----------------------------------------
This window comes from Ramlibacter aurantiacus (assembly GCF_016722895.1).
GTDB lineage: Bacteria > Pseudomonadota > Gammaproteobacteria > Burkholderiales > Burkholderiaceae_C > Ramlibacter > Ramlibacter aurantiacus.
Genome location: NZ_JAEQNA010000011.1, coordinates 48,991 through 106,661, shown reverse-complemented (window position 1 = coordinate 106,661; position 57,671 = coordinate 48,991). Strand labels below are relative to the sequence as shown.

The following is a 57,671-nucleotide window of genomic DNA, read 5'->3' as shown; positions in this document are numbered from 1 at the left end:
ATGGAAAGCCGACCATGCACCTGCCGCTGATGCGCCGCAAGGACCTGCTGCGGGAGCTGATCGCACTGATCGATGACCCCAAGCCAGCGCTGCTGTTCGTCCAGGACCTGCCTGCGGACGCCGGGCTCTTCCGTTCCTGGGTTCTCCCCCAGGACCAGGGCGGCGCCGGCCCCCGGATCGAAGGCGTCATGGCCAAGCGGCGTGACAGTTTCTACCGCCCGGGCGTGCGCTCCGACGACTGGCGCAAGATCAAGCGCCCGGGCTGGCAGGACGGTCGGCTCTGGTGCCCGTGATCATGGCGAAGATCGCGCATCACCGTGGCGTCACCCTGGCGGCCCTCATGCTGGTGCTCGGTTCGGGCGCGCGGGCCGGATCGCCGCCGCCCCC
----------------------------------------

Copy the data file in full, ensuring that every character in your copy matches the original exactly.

This window comes from Ramlibacter aurantiacus (assembly GCF_016722895.1).
GTDB lineage: Bacteria > Pseudomonadota > Gammaproteobacteria > Burkholderiales > Burkholderiaceae_C > Ramlibacter > Ramlibacter aurantiacus.
Genome location: NZ_JAEQNA010000011.1, coordinates 48,991 through 106,661, shown reverse-complemented (window position 1 = coordinate 106,661; position 57,671 = coordinate 48,991). Strand labels below are relative to the sequence as shown.

The following is a 57,671-nucleotide window of genomic DNA, read 5'->3' as shown; positions in this document are numbered from 1 at the left end:
ATGGAAAGCCGACCATGCACCTGCCGCTGATGCGCCGCAAGGACCTGCTGCGGGAGCTGATCGCACTGATCGATGACCCCAAGCCAGCGCTGCTGTTCGTCCAGGACCTGCCTGCGGACGCCGGGCTCTTCCGTTCCTGGGTTCTCCCCCAGGACCAGGGCGGCGCCGGCCCCCGGATCGAAGGCGTCATGGCCAAGCGGCGTGACAGTTTCTACCGCCCGGGCGTGCGCTCCGACGACTGGCGCAAGATCAAGCGCCCGGGCTGGCAGGACGGTCGGCTCTGGTGCCCGTGATCATGGCGAAGATCGCGCATCACCGTGGCGTCACCCTGGCGGCCCTCATGCTGGTGCTCGGTTCGGGCGCGCGGGCCGGATCGCCGCCGCCCCC